Jane Eyre
Universal // PG-13 // $29.98 // August 16, 2011
Review by Neil Lumbard | posted August 18, 2011
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Jane Eyre
(2011) is an adaption of the classic literary novel by acclaimed author Charlotte Brontë. This version was scripted by Moira Buffini and directed by the film-maker Cary Joji Fukunaga.

The story is about Jane Eyre (Mia Wasikowska) and how she must learn to overcome past circumstances and find true happiness for herself- though she may not entirely realize that.  We are introduced to her as a young child. She was once an orphan and then mistreated in a rather cold and unwelcoming home that established a great deal of her personality (that she should remain strong and true to herself despite what negative attitudes others might deliver). Eventually, Jane leaves this past behind and becomes a governess for the wealthy and (seemingly) cold Rochester (Michael Fassbender). A romance quietly blossoms between the unlikely pair and yet this romance is placed in danger by a secret Rochester is keeping from Jane - and soon the true colors of Rochester will be shown.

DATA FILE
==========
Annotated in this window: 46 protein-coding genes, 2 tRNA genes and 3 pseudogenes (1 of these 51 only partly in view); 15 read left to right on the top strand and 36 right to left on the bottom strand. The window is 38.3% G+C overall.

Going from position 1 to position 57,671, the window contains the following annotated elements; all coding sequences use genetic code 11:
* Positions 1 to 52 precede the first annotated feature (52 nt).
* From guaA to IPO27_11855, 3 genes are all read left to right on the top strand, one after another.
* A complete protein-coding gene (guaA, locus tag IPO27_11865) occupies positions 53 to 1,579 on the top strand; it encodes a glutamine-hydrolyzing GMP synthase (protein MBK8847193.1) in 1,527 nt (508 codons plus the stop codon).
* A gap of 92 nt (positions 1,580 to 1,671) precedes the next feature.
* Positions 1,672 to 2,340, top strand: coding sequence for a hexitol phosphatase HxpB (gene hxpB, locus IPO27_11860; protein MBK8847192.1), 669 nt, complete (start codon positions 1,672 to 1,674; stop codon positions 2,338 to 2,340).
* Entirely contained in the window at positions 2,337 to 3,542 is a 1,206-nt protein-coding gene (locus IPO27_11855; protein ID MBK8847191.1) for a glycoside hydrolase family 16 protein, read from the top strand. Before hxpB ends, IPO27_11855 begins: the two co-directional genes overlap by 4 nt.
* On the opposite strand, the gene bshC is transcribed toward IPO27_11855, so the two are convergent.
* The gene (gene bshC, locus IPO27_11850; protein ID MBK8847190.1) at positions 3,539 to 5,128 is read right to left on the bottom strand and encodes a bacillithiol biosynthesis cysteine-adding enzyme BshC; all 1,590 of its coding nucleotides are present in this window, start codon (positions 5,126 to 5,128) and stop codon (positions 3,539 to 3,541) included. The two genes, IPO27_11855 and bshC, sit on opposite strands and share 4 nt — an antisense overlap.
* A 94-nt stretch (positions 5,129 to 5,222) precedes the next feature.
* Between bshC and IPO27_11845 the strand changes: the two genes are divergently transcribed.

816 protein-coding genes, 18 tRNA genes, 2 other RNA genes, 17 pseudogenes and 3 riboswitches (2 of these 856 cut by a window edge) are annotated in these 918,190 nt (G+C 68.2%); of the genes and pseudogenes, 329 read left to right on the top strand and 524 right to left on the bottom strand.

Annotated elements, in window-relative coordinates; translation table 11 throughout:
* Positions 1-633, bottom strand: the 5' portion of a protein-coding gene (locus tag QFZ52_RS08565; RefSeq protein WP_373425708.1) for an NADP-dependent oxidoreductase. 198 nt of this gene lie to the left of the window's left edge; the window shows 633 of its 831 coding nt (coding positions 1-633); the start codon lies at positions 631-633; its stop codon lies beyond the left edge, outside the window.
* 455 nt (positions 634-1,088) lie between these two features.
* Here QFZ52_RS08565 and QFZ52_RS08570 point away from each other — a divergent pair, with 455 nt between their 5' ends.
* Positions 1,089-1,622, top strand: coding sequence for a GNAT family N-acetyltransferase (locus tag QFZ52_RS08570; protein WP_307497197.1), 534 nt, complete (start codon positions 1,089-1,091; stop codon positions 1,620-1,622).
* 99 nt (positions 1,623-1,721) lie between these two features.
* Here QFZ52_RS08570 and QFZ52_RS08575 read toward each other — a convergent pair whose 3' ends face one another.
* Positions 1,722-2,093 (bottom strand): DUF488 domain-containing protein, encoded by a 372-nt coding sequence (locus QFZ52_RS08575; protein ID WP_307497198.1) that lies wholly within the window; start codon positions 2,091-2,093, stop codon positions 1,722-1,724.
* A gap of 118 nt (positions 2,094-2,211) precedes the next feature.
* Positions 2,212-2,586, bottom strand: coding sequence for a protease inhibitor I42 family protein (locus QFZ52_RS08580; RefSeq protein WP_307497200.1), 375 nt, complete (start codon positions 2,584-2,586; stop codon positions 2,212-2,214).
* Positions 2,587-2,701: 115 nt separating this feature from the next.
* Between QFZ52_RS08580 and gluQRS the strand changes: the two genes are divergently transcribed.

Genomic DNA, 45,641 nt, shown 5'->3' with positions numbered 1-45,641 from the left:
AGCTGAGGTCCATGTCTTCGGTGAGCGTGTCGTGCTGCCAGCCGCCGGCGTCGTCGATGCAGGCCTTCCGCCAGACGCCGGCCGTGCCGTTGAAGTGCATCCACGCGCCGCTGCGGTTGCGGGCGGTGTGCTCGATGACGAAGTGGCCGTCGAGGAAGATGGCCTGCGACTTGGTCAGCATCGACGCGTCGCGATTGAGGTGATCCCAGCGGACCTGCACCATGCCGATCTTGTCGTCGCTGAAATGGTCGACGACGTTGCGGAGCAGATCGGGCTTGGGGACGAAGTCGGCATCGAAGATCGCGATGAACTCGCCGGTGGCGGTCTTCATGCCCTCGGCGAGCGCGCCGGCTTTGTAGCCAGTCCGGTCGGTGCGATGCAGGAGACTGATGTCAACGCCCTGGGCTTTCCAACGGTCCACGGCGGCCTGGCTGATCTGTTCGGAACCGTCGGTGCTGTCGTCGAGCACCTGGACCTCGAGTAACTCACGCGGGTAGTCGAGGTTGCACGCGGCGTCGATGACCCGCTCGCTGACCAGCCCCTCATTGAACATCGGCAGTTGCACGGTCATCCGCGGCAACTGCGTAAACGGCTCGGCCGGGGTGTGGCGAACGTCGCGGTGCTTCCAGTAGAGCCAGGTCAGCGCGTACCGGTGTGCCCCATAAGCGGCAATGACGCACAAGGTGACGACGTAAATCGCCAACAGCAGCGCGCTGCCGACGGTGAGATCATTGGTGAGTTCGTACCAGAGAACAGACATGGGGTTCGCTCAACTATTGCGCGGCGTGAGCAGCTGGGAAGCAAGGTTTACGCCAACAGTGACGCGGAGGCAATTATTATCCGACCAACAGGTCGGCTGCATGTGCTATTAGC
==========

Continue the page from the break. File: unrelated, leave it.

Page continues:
The film does manage to offer many lush visuals and it captivates the mind with that sense of artistic vision quite well at many different points throughout the story. Fukunaga made a film that is unique in its styling's and that differentiates itself in many ways when comparing this film to previous adaptations of the novel. This is a film-maker that absolutely knows how to frame a captivating image and with the director of photography Adriano Goldman the movie has a quiet beauty that can sometimes works wonders.

It's just unfortunate that this adaptation seems to miss the mark in capturing the full spirit of the novel and the story it tells. The PBS Masterpiece Theater version produced in 2007 and directed by Susanna White was vastly superior to this version and it would be wise for audiences who seek an adaptation that can capture the essential elements of the story to seek out that version instead.